Creative Economic Development Strategies: A March Madness Case Study
25 Apr 2022
Economic Development Organizations (EDOs) function to grow their local economies, plain and simple. Organizations like Montgomery County Economic Development in the Dayton region of Ohio work to assist entrepreneurs in starting new businesses, help existing business owners grow and expand, and attract outside businesses to the area.
Boiled down to basics, achieving these goals hinges on successful relationship building. Classic methods used by EDOs to build community connections include business and industry visits, business walks, roundtables, informational luncheons, and surveys. As a bonus, useful data can often be collected through these tried-and-true methods that helps to identify businesses’ needs and target resources.
While these tools are classics because they work, your EDO should also be thinking outside the box. Where businesses decide to stay or choose for relocation is a competitive endeavor and EDOs should embrace creative techniques and opportunities to deepen relationships. You should work to capitalize on what makes your region unique by using it to your advantage.
Montgomery County Economic Development has done this with March Madness — the NCAA’s Division I single-elimination women’s and men’s college basketball championship tournaments. The University of Dayton (UD) hosts The Big Hoopla NCAA First Four® — the opening round of the men’s tournament. UD Arena hosted the first-ever Opening Round game of the NCAA Tournament in March 2011 when March Madness expanded to 65 teams, and its hosting agreement with the NCAA has been extended once again until at least 2026.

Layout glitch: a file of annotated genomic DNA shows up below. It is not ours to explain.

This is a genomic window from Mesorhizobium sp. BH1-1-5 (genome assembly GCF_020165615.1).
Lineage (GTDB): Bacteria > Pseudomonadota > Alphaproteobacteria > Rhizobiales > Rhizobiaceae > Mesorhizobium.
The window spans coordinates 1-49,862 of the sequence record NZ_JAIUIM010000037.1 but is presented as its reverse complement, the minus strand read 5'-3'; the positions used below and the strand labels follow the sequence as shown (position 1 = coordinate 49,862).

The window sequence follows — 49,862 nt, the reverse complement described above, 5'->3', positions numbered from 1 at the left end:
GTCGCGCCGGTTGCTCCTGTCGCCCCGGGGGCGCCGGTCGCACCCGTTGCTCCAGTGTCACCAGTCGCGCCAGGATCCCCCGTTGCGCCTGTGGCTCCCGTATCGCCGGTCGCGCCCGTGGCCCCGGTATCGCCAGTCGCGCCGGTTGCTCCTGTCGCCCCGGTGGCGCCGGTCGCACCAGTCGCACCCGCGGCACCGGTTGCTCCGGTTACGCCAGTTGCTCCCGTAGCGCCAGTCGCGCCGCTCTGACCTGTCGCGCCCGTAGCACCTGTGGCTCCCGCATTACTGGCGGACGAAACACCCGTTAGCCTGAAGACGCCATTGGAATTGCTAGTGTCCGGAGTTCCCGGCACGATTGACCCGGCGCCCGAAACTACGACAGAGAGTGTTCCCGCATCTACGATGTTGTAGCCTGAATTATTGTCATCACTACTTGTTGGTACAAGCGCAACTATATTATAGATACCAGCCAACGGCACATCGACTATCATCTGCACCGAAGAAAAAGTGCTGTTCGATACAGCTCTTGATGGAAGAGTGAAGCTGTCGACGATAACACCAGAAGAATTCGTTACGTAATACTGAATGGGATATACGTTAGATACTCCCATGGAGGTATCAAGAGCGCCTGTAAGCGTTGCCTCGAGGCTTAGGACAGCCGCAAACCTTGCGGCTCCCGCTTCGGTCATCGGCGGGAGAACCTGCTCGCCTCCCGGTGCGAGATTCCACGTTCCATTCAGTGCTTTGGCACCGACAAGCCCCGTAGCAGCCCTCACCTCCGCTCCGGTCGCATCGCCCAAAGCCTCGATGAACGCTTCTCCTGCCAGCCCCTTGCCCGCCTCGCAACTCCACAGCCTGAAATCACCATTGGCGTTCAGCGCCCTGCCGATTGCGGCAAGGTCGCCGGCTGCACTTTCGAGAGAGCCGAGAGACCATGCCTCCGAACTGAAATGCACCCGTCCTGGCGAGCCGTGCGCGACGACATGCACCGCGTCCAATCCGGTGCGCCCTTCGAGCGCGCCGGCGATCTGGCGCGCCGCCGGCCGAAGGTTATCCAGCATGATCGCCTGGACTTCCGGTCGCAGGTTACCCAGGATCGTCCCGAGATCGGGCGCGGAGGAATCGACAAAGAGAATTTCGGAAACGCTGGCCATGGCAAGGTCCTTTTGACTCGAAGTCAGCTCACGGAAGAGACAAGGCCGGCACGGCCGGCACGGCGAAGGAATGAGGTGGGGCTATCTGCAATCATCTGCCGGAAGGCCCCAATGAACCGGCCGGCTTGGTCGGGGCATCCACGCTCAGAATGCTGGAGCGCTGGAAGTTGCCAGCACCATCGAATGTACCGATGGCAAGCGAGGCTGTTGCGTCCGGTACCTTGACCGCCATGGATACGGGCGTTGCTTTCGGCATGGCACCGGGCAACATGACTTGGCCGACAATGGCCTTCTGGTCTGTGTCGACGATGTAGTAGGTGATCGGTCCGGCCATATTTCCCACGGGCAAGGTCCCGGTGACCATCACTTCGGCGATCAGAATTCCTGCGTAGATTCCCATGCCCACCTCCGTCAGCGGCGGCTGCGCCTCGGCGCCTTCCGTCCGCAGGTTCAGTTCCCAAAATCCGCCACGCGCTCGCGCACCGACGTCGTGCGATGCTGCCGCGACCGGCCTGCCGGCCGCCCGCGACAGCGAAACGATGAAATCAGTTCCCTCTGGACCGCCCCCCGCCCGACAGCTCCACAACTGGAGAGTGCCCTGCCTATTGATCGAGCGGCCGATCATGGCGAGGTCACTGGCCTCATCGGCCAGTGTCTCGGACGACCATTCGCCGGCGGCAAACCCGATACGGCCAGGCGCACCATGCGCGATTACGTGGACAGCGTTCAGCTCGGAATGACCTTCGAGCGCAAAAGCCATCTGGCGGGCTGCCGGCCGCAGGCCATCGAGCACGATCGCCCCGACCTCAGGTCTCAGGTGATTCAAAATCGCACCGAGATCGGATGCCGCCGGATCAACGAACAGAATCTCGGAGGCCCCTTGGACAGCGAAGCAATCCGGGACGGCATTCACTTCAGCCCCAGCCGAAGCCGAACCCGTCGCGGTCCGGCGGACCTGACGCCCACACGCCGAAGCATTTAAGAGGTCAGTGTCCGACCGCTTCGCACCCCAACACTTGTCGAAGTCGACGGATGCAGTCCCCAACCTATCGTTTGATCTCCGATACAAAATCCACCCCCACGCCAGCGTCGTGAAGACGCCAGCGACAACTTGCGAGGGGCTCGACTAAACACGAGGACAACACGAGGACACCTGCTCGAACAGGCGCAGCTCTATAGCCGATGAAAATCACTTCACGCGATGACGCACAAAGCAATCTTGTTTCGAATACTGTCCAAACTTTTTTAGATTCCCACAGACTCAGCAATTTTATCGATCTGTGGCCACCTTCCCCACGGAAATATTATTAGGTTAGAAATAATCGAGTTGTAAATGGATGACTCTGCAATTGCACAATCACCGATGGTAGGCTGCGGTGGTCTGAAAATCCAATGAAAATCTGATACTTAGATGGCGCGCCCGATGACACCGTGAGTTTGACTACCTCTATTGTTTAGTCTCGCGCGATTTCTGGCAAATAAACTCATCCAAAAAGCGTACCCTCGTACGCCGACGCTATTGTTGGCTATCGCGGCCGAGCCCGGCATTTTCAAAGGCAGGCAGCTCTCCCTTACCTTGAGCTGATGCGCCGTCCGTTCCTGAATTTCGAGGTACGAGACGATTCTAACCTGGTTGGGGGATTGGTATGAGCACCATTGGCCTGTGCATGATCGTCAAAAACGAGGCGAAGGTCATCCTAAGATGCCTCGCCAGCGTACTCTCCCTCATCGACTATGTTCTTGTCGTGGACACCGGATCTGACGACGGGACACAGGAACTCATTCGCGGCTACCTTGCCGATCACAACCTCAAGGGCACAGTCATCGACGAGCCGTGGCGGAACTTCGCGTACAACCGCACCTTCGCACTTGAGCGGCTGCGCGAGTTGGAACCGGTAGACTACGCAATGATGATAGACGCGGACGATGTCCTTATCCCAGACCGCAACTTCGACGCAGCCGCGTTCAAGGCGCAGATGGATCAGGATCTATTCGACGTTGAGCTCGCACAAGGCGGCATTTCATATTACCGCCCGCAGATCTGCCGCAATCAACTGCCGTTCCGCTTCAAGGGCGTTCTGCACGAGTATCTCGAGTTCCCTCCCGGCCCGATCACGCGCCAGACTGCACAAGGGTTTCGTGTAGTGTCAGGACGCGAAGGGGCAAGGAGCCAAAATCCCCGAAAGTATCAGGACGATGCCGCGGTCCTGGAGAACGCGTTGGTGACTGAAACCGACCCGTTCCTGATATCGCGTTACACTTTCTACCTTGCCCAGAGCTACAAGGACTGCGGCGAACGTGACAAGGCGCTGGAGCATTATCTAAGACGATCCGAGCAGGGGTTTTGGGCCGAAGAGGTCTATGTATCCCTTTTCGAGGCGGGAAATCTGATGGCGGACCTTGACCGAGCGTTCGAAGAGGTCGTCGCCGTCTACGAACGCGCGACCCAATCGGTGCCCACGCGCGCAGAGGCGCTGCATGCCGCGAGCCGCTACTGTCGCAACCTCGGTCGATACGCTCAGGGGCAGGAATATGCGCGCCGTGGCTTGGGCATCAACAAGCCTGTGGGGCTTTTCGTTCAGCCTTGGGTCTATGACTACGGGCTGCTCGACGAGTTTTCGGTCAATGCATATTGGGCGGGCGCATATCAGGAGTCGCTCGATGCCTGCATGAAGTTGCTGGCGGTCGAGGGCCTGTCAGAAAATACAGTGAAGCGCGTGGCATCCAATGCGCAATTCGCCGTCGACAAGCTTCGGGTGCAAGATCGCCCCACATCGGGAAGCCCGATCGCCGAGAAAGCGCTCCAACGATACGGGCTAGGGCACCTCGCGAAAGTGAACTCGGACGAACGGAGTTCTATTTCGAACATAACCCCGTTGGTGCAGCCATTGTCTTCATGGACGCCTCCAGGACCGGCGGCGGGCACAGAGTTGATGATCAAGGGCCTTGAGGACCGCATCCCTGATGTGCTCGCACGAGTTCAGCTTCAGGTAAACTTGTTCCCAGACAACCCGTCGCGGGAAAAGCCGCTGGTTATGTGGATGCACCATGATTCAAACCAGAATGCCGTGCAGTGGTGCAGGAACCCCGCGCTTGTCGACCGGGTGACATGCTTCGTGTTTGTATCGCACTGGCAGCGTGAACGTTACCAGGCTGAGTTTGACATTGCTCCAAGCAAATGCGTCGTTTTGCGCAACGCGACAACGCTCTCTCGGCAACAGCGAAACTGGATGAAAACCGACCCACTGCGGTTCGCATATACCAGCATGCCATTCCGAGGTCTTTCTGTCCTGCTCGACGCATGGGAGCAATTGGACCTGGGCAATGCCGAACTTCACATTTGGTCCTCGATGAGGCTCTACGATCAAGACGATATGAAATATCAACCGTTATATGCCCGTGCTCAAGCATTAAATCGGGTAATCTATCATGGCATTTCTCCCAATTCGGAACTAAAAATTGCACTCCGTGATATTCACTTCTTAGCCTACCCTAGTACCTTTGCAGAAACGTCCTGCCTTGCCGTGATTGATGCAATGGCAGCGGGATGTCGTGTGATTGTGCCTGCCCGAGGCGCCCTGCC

The Big Hoopla has grown beyond basketball. It is a community-led initiative that provides a welcoming environment for visiting teams and encourages residents to participate in things like a 5K and Family Festival. There is a scholarship program and The Big Hoopla STEM Teacher of the Year.
All of this is to say that The Big Hoopla is unique, fun, and a great event to be a part of whether through attendance, volunteering, partnership, or all of the above. Montgomery County Economic Development is a sponsor and has a block of tickets it uses for business retention and expansion, as well as business attraction.
“We reach out to companies we have worked with in the past year who are investing in the community and creating opportunities for residents,“ said Gwen Eberly, Manager, Montgomery County Economic Development and Planning. “It’s a great way to say ‘thank you’ to businesses who are the foundation of the community and are a big part of what makes our region great. The tickets are also a unique tool for attracting new businesses. This year we had an international company in town and we were able to give them an experience that they wouldn’t find anywhere but Dayton. It helps to build relationships and show what we can offer.”
While not every region or city has The Big Hoopla, you can search for and use events that represent what makes your corner of the world unique. Anything that pulls business relationships out of the meeting room with a side of relaxation and entertainment can give those connections the shot of growth they need to deepen and strengthen. Plus, everyone appreciates a show of gratitude for their worth and contributions.
Additionally, deepening relationships with local businesses can in essence convert them into ambassadors for attracting businesses by virtue of their success. They may also attract businesses to the region that are already their suppliers or customers.
There is every benefit to be gained by expanding your economic development toolbox. With a dash of community awareness and creativity, business relationships can greatly benefit from moving outside the conference room.
Visit selectmcohio.com for more information on services, initiatives, and grants in the Dayton Region. Follow Montgomery County on Facebook, Twitter, and LinkedIn.